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Senate. Comm. on the Judiciary. Report on bill on liability of corporations, 1826
On June 7, 1826, the text of the Governor's speech went to the Senate Committee on the Judiciary. On June 9, 1826, the Committee reported out a bill.
If a corporation failed to respond to a judgement within 14 days, then holders of capital stock in the corporation became individually liable for the
debt. Each corporation had to maintain a book, open to the public, that showed who owned how much and what type of stock. Failure to do so made
certain stockholders personally liable for debts in proportion to the amount of stock held. A corporation could not have debt of more than twice its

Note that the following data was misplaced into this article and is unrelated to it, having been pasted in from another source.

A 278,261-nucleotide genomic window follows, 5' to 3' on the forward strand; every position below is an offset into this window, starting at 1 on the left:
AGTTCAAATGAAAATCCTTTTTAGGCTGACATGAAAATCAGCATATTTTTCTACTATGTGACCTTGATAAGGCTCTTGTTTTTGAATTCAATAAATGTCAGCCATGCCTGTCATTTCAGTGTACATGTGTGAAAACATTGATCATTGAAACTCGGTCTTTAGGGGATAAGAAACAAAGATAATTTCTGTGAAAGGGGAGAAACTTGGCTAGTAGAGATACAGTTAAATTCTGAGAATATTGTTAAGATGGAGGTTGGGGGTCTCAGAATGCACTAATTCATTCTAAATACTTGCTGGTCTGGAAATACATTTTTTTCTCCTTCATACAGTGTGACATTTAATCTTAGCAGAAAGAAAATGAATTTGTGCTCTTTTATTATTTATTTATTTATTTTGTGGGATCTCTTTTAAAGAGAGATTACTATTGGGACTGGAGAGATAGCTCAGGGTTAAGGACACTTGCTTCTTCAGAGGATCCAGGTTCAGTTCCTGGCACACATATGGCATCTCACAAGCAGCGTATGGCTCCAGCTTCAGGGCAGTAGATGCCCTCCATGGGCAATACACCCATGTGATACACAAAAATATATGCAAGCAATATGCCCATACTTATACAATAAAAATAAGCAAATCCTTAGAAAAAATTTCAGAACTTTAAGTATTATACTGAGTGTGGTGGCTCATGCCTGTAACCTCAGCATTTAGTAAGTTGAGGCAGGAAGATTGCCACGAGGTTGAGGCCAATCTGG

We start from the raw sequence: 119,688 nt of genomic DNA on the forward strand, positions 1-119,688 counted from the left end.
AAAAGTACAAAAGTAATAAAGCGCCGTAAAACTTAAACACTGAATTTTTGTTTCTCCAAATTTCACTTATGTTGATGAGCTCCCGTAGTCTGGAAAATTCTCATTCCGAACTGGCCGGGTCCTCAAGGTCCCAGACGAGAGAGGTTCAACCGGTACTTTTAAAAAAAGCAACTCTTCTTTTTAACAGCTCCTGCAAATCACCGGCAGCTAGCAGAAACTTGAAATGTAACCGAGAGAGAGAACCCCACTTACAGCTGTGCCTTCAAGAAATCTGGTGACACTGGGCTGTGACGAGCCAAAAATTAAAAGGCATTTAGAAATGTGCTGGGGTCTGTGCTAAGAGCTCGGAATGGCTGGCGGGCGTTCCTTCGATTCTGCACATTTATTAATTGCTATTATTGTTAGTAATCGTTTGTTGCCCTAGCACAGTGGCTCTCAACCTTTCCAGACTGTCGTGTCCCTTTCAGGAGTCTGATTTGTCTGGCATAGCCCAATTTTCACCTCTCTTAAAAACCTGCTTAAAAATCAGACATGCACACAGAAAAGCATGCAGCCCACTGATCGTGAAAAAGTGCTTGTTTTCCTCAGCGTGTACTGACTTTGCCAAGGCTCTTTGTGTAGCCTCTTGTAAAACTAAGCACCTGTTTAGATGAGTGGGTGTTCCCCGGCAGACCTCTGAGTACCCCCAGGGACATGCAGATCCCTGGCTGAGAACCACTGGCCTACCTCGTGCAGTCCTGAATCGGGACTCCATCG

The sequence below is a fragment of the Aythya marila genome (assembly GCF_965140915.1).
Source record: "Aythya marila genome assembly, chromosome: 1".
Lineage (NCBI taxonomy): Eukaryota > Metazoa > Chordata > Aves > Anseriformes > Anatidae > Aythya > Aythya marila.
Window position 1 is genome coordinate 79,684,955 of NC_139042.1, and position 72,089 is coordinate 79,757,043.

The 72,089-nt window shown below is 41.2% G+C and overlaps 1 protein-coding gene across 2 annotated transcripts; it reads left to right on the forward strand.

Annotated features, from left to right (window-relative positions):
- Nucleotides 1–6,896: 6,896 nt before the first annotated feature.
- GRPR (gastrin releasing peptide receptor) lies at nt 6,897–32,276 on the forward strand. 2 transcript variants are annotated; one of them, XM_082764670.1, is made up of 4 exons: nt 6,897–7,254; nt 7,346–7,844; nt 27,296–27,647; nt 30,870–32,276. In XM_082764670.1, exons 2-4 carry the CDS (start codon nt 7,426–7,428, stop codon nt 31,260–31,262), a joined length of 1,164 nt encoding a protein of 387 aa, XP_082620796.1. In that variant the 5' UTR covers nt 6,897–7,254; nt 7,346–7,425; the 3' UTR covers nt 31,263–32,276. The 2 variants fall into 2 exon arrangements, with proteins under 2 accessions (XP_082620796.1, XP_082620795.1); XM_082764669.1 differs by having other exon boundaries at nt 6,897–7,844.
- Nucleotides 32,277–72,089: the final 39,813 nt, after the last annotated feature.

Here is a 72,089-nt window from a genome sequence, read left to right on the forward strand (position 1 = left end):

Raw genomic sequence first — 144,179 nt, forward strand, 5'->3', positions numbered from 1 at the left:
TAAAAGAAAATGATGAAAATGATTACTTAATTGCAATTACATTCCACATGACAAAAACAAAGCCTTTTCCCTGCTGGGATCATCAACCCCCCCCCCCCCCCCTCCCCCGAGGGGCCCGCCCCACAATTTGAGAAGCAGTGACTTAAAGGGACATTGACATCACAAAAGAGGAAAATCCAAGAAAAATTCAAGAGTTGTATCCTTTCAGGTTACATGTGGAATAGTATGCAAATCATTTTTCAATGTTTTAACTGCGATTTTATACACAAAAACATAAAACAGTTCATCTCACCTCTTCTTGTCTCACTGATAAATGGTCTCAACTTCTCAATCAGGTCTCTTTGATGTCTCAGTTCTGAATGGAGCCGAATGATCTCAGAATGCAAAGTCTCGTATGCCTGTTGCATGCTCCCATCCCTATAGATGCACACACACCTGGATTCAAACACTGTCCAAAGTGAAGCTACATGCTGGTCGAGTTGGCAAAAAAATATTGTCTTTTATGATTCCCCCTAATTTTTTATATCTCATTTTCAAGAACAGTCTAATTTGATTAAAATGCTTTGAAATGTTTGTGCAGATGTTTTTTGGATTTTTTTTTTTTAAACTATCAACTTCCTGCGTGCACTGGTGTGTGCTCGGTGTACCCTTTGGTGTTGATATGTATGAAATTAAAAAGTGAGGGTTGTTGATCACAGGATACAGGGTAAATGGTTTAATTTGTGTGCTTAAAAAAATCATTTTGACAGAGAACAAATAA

capital stocks' value. A stockholder who dissented from taking on such debt could have it recorded in the book and could not be liable for that debt.
Corporations could pay dividends on their stock, but could not divide the stock during the term of incorporation; if it was done, the holders of stock
were liable for twice the amount of debt. On June 9, 1826, copies of the bill were printed for members. (Digitized from a microfilm copy of title
originally held by the Massachusetts State Library).
Title:   Ordered, that so much of the message of his excellency's speech as relates to the liability of corporations in corporate institutions, be referred to the Committee of the Senate on the Judiciary.
OCLC Number:   1381685649
Available Volumes
NameFiche CountOnlinePaper Backup
Vol. 1YesNo